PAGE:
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Lifestyle Health and Wellbeing 29 Oct 2018 Expert reveals why e ...

Expert reveals why everyone on the planet can't have a healthy diet

Published Oct 29, 2018, 1:29 pm IST
Updated Oct 29, 2018, 1:29 pm IST
New study claims there are not enough fruits and vegetables to feed the planet.
Expert reveals why everyone on the planet can't have a healthy diet. (Photo: Pexels)
 Expert reveals why everyone on the planet can't have a healthy diet. (Photo: Pexels)

Washington DC: Turns out, if everyone on the planet wanted to eat a healthy diet, there wouldn't be enough fruits and vegetables to meet the demand.

As a part of a recent study, researchers compared global agricultural production with nutritionists' consumption recommendations and found a drastic mismatch. The study is published in the journal PLOS ONE.


Evan Fraser, the co-author of the study, said, "We simply can't all adopt a healthy diet under the current global agriculture system. Results show that the global system currently overproduces grains, fats, and sugars, while production of fruits and vegetables and, to a smaller degree, protein is not sufficient to meet the nutritional needs of the current population."

Researchers calculated how much land is currently used for farming and how much would be needed if everyone followed the nutritional recommendations. They then projected those numbers for 2050, when the global population is expected to reach 9.8 billion.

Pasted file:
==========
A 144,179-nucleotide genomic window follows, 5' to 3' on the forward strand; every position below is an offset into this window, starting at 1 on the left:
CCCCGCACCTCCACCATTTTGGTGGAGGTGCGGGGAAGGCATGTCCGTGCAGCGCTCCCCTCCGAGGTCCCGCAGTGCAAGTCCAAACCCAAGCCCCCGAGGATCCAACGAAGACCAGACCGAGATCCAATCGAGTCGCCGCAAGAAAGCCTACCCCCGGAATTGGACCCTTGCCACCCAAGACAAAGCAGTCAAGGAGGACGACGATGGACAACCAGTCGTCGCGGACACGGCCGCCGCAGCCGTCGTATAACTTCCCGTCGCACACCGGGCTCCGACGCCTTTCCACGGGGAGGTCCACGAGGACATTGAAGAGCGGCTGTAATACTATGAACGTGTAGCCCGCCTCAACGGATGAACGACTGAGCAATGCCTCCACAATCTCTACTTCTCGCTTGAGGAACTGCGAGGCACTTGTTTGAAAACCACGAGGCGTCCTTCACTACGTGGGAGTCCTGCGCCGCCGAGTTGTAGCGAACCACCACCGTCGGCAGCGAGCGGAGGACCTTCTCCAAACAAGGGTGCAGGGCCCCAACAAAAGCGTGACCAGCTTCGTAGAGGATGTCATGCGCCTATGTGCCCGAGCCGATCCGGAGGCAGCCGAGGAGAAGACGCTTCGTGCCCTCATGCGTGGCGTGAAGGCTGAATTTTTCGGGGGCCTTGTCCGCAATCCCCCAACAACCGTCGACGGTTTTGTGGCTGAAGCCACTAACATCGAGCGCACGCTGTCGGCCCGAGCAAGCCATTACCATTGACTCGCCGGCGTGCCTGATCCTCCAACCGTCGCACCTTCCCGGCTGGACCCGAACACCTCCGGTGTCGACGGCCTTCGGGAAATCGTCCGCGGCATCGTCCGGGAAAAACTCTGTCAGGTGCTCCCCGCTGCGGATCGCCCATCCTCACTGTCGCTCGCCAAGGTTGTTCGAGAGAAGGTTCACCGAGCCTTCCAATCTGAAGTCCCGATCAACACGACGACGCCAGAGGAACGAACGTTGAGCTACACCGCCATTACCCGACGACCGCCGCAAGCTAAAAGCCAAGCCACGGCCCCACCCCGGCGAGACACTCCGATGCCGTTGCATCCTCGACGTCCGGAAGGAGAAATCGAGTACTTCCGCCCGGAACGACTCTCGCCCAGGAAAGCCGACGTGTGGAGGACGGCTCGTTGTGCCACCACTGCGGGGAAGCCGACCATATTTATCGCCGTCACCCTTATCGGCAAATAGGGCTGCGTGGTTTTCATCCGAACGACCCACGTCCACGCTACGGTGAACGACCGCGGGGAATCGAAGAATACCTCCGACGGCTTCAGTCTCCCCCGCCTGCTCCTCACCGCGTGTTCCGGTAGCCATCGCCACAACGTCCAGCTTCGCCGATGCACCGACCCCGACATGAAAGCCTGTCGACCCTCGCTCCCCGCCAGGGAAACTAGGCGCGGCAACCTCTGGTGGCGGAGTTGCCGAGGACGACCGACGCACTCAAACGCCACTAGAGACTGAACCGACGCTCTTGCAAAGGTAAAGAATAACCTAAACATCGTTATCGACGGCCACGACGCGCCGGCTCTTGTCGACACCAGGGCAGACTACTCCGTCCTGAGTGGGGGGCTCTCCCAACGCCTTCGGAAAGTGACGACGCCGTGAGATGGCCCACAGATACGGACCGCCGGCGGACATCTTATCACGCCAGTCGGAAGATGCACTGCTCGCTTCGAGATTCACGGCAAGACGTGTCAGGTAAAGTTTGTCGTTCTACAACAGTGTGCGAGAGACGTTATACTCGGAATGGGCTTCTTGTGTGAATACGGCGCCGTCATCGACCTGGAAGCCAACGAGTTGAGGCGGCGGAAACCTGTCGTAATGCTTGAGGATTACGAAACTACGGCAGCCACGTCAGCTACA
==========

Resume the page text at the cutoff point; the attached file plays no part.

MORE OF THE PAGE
They found that we now produce 12 servings of grains per person instead of the recommended eight. That is, five servings of fruits and vegetables instead of 15, three servings of oil and fat instead of one, three servings of protein instead of five, and four servings of sugar instead of none.

"What we are producing at a global level is not what we should be producing according to nutritionists," said Fraser.

He said that developed countries have subsidized grain and corn production for decades in order to become self-sufficient and to establish global leadership in their production. These countries have also spent far more money on research and innovation for these crops than for fruits and vegetables.

Krishna KC, the co-author of the study, said, "Also fat, sugar, and salt are tasty and are what we humans crave, so we have a real hunger for these foods. All of these factors combined have resulted in a world system that is really overproducing these types of foods."

The study suggested that adopting a more nutritious diet is not only good for us but also good for the planet.

The researchers also found that shifting production to match nutritional dietary guidelines would require 50 million fewer hectares of arable land because fruits and vegetables take less land to grow than grain, sugar and fat.

But to achieve this decrease, consumers would need to eat less meat, and the agri-food sector would have to produce more plant proteins.

Without any change, feeding 9.8 billion people will require 12 million more hectares of arable land and at least one billion more hectares of pasture land, said Fraser.

"Feeding the next generation is one of the most pressing challenges facing the 21st century. For a growing population, our calculations suggest that the only way to eat a nutritionally balanced diet, save land and reduce greenhouse gas emission is to consume and produce more fruits and vegetables as well as transition to diets higher in plant-based protein."